Cluster C is different from clusters A and B in that it does not reject the label of being mainstream, whilst accepting the labels of heterodox and pluralist. This cluster is similar to cluster A but more pluralist. The members of this cluster reject the strict distinctions between the three categories. Further, although this cluster accepts many of the traditional heterodox concepts such as power, labor and class, it also accepts mainstream notions such as rational, equilibrium, positive, maths and crucially, scarcity. Above, when factor analysis was conducted, a factor was extracted that was labeled “mainstream” whereas the view of cluster C suggests instead this use of mainstream concepts alongside heterodox ones is another exhibition of pluralism. Unfortunately these individuals are difficult to identify from the information gleaned so it is difficult to draw too many conclusions. It should also be noted that in the dendrogram, arguably cluster C might have been split into two, so perhaps not too much coherence should be expected.

Cluster D is in some ways the most interesting cluster because it contains most of the cases identified as peripheral. The cluster score for mainstream is similar to cluster C, but the score for heterodox is lower. Accordingly, scores for core heterodox concepts such as class, power, gender and particularly labor are clearly lower than for the other clusters. As a corollary, cluster D’s scores for individuals, markets and rational are much higher than for the other clusters. Looking at the cases who are members of this cluster, they appear to be members of underrepresented elements of heterodox thought, such as behavioral economics, Austrian economics and American institutionalism.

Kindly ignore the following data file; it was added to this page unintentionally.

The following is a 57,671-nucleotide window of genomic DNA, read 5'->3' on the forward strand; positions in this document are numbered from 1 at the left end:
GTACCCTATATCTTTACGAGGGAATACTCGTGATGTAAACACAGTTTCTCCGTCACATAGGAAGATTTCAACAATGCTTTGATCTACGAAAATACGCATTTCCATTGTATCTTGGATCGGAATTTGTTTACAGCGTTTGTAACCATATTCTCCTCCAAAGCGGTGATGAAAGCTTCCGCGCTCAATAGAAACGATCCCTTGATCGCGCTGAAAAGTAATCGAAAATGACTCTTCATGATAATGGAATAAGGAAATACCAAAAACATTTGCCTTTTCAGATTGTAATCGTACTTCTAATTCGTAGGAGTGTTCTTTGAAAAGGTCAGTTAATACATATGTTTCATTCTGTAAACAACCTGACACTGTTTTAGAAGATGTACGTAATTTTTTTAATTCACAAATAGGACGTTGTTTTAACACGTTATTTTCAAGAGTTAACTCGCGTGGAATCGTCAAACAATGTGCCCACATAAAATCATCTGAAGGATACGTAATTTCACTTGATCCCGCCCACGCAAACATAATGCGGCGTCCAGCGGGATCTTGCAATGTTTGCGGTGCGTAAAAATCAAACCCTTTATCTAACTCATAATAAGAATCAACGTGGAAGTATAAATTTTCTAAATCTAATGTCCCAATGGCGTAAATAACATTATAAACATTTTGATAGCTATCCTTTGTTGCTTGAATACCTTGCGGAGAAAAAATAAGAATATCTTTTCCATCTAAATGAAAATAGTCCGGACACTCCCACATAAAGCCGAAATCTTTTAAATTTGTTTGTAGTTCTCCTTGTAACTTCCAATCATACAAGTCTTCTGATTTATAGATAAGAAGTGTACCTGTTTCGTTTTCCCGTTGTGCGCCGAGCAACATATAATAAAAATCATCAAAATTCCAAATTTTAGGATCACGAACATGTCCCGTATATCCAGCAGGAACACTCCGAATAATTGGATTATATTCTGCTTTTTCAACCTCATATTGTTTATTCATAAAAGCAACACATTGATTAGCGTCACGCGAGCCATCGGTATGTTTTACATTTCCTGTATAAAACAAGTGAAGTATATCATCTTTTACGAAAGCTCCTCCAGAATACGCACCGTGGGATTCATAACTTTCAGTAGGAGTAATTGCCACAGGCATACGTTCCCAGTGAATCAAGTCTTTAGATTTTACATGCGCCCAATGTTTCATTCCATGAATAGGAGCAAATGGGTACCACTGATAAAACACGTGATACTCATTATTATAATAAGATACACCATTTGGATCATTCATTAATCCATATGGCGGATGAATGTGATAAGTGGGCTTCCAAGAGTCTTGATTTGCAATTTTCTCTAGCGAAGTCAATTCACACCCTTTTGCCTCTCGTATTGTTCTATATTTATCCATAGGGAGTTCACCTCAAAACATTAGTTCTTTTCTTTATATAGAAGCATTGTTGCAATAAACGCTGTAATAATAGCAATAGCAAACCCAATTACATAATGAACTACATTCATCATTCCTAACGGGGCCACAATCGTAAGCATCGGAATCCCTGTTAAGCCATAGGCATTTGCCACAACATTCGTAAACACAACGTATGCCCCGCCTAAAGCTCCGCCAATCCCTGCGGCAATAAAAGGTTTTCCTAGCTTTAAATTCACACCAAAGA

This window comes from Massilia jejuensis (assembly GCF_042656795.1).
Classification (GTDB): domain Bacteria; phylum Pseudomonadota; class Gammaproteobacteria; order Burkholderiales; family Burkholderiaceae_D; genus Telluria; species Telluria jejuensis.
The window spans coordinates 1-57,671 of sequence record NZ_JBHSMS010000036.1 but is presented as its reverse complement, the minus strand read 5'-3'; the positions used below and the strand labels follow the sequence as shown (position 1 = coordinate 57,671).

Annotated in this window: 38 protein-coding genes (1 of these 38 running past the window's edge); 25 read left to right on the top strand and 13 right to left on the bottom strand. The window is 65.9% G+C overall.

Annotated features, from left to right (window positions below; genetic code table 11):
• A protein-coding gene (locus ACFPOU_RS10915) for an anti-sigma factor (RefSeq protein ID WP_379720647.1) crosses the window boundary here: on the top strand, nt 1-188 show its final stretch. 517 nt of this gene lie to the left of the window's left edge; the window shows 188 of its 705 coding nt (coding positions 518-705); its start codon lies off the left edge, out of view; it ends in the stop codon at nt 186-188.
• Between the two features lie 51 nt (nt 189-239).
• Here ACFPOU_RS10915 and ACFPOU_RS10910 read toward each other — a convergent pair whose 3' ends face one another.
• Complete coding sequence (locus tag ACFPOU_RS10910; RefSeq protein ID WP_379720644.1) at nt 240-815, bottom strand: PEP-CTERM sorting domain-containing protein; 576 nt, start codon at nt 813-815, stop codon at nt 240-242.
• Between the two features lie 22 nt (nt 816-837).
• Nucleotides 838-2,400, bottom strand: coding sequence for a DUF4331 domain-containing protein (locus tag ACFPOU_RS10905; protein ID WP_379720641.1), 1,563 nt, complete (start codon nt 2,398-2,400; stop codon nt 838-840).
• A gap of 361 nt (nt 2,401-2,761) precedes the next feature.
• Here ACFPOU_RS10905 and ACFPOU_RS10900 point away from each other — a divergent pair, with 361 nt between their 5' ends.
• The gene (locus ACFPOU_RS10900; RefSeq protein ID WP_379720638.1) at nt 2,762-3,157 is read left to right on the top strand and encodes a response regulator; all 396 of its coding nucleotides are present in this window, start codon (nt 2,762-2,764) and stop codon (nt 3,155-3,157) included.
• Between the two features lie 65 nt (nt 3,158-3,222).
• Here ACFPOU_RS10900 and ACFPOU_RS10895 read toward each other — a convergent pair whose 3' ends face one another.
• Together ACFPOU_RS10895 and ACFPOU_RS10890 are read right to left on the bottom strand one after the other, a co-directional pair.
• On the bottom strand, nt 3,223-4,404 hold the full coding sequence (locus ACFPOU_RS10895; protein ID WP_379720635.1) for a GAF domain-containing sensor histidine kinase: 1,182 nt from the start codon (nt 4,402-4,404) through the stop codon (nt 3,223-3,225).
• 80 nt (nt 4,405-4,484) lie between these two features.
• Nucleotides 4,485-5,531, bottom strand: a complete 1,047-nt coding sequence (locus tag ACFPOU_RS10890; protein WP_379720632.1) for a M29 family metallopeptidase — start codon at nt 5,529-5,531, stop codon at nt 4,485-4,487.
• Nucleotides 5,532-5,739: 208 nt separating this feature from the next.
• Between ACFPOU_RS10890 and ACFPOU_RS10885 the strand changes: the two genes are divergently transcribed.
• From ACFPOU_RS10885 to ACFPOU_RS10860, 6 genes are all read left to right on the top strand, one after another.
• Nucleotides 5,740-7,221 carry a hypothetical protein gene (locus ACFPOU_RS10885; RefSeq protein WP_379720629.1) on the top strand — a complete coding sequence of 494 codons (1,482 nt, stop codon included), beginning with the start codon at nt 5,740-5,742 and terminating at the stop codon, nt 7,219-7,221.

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  • $\begingroup$ had the chance to read this fully. great answer. $\endgroup$ – EconJohn Jun 20 '19 at 1:27

This might help: https://academic.oup.com/cje/article/43/3/527/5150014

Abstract This paper revisits the conception of heterodox economics advanced by Tony Lawson in 2006 and critically assesses its reception. I consider the bearing of later contributions—most importantly, his 2013 paper ‘What is this “school” called neoclassical economics’—in which Lawson further develops his analysis of heterodox economics. The goal is to provide additional clarity to the discussion.

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  • $\begingroup$ That's not very insightful unless one knows what Lawson's conception is, and even then, the abstract doesn't say much about it... "Teaser" abstracts are discouraged in science, but either that was impossible to avoid here or the author(s) didn't know any better. $\endgroup$ – Fizz May 30 '19 at 21:51
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    $\begingroup$ The (open access) article explains that Lawson's conception (of orthodoxy) is ‘insistence on mathematical modelling’. That's probably a 3rd (or 4th) def of heterodox I've seen today. See my comments under the question for the others. $\endgroup$ – Fizz May 30 '19 at 22:04